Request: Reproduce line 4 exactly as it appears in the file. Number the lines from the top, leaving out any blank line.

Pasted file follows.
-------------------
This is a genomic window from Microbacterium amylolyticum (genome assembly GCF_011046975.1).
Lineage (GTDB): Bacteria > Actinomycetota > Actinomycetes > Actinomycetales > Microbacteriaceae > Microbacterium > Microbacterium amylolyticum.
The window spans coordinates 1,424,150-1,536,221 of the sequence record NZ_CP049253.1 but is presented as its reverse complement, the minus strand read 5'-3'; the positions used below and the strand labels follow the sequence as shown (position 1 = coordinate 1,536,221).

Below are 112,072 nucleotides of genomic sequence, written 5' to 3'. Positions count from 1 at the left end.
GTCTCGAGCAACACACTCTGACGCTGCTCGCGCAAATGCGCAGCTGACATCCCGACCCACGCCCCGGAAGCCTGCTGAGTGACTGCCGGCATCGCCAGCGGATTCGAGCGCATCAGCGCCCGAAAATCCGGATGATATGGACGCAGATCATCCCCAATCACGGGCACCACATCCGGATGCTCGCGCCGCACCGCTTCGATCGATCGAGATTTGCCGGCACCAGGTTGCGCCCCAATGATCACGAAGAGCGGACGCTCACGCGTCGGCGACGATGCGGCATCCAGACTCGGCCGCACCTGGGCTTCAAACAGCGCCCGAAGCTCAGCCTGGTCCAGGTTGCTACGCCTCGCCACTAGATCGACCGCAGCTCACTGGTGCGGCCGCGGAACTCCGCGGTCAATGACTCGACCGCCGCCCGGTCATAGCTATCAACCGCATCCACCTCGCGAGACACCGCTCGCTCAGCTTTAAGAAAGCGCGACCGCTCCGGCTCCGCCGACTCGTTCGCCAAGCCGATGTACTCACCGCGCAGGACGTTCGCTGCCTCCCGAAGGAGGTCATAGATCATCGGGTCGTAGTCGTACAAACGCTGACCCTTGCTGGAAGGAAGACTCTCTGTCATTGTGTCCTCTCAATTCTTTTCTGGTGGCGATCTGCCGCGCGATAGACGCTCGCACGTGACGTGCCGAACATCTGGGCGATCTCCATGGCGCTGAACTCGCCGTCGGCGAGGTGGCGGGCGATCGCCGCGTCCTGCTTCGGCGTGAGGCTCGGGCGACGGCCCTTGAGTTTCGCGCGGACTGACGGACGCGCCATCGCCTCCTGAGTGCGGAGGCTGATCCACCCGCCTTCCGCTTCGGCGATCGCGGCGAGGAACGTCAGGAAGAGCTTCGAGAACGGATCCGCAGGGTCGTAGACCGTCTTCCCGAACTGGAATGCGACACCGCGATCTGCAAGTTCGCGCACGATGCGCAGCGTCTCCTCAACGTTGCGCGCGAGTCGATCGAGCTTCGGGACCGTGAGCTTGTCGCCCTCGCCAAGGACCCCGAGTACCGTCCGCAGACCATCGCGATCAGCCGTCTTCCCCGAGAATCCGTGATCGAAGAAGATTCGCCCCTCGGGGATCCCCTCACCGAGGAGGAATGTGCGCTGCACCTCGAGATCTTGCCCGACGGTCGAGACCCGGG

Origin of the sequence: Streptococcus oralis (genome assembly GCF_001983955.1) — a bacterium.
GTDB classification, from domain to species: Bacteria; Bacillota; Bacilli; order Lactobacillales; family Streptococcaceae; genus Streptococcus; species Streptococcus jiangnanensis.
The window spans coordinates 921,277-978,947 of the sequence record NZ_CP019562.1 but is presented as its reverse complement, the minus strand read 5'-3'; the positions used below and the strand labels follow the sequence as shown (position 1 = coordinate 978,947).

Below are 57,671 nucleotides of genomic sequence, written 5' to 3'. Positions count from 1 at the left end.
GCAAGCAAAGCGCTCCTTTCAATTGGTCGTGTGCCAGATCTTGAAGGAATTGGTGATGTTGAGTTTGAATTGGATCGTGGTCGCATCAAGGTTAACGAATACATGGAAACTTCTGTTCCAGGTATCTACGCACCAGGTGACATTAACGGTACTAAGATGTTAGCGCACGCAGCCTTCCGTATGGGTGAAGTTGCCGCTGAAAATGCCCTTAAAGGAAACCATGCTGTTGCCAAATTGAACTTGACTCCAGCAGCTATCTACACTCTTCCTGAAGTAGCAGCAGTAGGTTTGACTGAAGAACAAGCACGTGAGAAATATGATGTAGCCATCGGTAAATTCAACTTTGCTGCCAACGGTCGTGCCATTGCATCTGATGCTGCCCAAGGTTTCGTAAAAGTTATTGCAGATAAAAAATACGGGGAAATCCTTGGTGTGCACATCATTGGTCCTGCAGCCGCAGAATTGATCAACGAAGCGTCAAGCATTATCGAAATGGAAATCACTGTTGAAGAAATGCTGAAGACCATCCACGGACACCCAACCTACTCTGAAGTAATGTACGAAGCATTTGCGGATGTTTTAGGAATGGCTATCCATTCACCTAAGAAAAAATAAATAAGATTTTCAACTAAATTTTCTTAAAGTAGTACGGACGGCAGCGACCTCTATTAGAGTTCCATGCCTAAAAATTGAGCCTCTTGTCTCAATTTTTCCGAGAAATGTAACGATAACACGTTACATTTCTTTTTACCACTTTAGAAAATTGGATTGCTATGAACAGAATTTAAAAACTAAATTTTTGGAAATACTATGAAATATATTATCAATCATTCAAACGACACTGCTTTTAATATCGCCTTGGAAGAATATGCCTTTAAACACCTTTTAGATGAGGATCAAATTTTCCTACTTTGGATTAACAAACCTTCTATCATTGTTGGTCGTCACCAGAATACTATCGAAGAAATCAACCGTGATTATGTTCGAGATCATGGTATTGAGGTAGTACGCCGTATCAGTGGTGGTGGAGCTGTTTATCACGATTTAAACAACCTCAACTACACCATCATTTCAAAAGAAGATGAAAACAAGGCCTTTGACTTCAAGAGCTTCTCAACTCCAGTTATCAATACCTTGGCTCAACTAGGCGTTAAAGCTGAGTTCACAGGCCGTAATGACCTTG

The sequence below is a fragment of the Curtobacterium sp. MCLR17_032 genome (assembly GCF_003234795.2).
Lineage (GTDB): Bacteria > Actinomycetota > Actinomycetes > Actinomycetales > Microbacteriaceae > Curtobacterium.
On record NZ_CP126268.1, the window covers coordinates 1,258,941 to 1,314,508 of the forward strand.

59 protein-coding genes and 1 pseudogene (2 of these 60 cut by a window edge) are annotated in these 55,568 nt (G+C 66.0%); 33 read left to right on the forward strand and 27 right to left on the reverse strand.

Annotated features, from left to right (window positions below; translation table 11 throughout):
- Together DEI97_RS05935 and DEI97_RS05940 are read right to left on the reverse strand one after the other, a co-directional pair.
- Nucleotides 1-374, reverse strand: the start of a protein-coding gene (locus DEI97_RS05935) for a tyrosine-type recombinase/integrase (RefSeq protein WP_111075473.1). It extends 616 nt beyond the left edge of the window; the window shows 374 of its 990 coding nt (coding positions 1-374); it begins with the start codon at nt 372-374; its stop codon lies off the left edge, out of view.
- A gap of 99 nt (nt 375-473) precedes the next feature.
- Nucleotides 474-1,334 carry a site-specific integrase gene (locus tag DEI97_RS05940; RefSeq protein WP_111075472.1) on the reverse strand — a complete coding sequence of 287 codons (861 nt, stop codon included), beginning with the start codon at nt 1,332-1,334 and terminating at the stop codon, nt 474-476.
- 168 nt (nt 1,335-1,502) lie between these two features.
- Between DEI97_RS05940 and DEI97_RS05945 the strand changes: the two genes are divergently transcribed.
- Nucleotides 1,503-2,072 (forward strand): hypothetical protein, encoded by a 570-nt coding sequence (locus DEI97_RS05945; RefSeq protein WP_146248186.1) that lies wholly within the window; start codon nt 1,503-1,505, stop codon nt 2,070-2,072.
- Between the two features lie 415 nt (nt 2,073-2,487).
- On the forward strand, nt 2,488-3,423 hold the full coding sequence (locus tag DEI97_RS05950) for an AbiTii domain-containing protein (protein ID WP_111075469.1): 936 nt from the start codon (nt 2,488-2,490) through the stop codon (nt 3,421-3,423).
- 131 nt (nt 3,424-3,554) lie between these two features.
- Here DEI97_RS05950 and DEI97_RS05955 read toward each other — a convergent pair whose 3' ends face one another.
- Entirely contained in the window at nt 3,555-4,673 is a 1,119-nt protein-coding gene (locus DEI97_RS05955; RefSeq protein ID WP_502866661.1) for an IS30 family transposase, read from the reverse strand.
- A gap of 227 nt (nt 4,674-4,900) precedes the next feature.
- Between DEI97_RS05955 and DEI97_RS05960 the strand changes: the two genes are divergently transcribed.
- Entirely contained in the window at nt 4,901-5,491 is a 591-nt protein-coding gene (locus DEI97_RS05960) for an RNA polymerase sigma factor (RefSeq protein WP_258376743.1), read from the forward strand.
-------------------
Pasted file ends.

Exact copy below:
Below are 112,072 nucleotides of genomic sequence, written 5' to 3'. Positions count from 1 at the left end.